Full moon rising
Poetry

Looking for a place of rest on a winter night

I recently came across my one try at epic poetry, a poem I had written in 1992. Titled Kerygma Mysterion, it attempts a retelling of the Christian biblical narrative. Twenty-six years ago I had not yet discovered Religious Studies, and I still carried a refreshingly naïve view of religion. Here is an excerpt from the poem:

———–

Snow mixed the driving sleet into a whiter cold of wet.
 Winter weights a heavy gray of frozen worry for a young girl
 come into the city,
 Sunk into the worn-out springs of an old Ford truck driven
 By the man she would marry soon.
 But now it’s late,
 The stores closed for most of the winter night,
 and the money nearly gone.
 He had hoped, she knew, that they would camp,
 Maybe in a park, maybe in a low corner of a dark cemetery.
 But rain, then sleet, now snow meant another night
 Cramped into the drafty cab with old blankets still damp
 from the first rain three nights ago
 A thousand miles from here.
 
She wanted to be at home, to be in a warmer circle
 of family she had known all of her seventeen years.
 But dreams had frightened her into running hard until
 she had come to her cousin’s place,
 to the foothills across to the other side of the ridge,
 the other side of hollows and streambeds she had followed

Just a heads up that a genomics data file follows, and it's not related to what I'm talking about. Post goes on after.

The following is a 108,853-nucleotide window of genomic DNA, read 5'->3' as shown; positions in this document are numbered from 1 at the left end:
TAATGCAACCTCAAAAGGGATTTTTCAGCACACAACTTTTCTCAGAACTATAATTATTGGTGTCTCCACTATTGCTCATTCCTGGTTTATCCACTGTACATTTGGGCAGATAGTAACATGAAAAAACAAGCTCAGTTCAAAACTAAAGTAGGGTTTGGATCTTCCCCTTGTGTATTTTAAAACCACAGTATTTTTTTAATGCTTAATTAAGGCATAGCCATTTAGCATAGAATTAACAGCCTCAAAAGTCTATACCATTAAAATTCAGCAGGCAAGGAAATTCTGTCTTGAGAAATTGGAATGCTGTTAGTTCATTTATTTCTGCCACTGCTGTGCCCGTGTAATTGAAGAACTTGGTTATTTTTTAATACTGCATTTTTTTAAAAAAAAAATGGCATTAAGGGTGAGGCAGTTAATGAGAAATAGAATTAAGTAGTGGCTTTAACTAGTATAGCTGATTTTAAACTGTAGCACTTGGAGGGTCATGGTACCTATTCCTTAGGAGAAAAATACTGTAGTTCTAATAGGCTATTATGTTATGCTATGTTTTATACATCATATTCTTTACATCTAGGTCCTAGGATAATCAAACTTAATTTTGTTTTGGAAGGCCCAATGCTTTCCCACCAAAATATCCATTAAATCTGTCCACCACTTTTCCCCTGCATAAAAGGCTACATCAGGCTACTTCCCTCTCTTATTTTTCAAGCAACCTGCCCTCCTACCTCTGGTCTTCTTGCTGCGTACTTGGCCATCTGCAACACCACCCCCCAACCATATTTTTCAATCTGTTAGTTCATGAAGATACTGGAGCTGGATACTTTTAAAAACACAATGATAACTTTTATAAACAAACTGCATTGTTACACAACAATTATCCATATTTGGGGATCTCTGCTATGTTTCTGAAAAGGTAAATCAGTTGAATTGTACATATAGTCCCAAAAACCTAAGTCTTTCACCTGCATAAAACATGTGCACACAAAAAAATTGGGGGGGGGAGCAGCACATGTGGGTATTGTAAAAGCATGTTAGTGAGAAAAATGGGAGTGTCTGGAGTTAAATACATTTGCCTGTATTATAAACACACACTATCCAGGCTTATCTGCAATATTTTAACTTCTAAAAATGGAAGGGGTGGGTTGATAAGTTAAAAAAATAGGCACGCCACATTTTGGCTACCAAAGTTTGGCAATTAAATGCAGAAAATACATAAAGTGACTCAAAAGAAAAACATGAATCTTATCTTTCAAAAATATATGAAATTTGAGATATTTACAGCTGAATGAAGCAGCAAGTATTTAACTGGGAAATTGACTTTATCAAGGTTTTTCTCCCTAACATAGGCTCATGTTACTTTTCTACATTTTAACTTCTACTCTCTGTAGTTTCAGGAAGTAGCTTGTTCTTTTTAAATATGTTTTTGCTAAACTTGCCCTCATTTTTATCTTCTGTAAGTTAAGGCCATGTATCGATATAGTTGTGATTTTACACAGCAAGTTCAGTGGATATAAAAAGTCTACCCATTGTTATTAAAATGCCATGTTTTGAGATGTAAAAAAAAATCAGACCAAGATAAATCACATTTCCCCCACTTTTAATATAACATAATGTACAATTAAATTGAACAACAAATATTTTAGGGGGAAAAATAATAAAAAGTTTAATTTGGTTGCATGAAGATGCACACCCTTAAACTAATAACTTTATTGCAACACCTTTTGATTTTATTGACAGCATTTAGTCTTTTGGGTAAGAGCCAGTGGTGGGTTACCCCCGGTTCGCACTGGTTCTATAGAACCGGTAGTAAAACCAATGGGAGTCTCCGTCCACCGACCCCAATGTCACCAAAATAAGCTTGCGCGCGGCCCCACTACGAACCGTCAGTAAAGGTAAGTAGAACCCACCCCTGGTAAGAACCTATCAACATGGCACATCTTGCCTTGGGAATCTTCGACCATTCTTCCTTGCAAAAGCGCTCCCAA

all the days that life had blessed her with.
 She stayed there with her cousin, the two of them
 both ripe with child,
 until the young man in his old Ford came to claim her love,
 Came bouncing up the gravel road,
 and off they went in search of work, in search of a new life,
 to be counted among the millions
 in the cold winter of the city.
 
A siren flashes by.
 Snowflakes come down big as quarters,
 settling into low places, swirling around a sharp corner
 and drifting up over the curb.
 Vents in the floorboards wheeze out a warm breath of air,
 But the girl shivers 
 and wraps another blanket
 over her legs.
 
Wind begins to blow steadily from the west.
 The pickup turns away from the city lights
 Heading down an old road through dark trees.
 She stares at the black trunks marching by between 
 The flakes falling from a heavy sky turning the world
 to a crystal white, a white that seems to dazzle from a face
 staring back at her between the black of branches.
 She had never known such a white,
 But she had seen the face in dreams
 that rushed through the doors of her sleep
 and rustled in the deepest corners of her being.
 
A single flake of snow stares at her 
 from the windshield, frozen in place
 Like two thousand years gone by
 in a flood of tears,
 in a slow roll of laughter seeping in
 From the smoky light of a corner bar
 Where whores sidle up to cowboys,
 Not for money, but for the musky warmth
 of two bodies standing side by side,
 Bridging a gulf too wide for love.
 
The whistle of wind rushes in through the rusted door,
 her shoulders crusted with a glaze 
 of frost.
 
They slept that night in a barn hidden at the end
 of a narrow lane.
 They laid the blankets down in a corner of old straw
 To sleep. 

[Post 103 of 260 in my year-long challenge.] ♨

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